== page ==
As a second-year grad student, Craig was making progress on an exciting project in a new lab.
Then, one morning, the PI called Craig into his office.
“I got a really generous offer to move the lab to Sweden. Do you want to come with me?”
Should I stay or should I go?
You might think of your lab as a physical location in a building at your current University, but in fact, research is mobile. If your mentor gets a better offer, she may choose to move across the country or around the world, taking her grant money with her.
As a graduate student you’ll be forced to decide between the University and your research advisor.
This week, we talk with two scientists who decided to stay with the University.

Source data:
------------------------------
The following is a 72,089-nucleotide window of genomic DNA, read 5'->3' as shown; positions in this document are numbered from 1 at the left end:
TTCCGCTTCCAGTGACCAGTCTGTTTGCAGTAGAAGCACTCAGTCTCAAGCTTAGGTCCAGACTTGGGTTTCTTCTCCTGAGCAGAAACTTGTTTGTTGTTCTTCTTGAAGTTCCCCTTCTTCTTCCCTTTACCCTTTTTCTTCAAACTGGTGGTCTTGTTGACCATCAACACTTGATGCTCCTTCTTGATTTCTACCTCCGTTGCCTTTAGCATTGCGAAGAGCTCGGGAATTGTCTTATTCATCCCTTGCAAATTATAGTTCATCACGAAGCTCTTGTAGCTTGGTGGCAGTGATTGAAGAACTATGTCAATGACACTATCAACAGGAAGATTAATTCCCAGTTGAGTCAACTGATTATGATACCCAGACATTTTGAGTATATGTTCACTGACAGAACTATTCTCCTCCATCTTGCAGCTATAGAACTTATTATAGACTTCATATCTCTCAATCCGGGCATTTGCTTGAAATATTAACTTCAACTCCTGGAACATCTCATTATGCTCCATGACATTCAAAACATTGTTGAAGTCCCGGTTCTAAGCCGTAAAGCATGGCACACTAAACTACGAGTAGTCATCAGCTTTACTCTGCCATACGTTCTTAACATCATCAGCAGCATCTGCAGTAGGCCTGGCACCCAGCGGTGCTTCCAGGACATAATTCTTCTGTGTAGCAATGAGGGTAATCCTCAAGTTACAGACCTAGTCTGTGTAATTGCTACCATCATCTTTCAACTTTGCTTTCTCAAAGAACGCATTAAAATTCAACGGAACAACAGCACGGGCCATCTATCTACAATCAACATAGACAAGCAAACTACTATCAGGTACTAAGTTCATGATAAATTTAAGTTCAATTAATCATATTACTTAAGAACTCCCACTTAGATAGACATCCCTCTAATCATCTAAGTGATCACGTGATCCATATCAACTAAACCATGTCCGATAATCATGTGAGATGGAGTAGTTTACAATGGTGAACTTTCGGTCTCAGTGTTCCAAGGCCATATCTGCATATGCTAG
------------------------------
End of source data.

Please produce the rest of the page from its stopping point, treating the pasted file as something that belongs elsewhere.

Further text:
Craig was a second-year grad student who had only been in the lab a few months when his advisor got an offer in Sweden. At that point in his career, he was able to find another advisor who would take him, and he hadn’t lost much time.
Chris was in a different situation. His PI left during his fourth year, and rather than uproot his project and his life, he decided to stay behind.
Now, he’s the last man standing in an empty lab. That choice has expanded his responsibilities as he tries to complete a dissertation while migrating research and reagents to his PI’s new lab at a different University.
The decision to follow a PI is difficult, but Craig and Chris were both at points in their graduate careers where it made sense to stay. Let us know what YOU decided to do when your advisor moved on by emailing us.
Two hearts are better than none
By inviting some new friends into the studio this week, we also landed a case of excellent beer! Bell’s Two Hearted Ale is a refreshing American-style IPA and is one of Josh’s favorites.
Hey! Save some for the rest of us!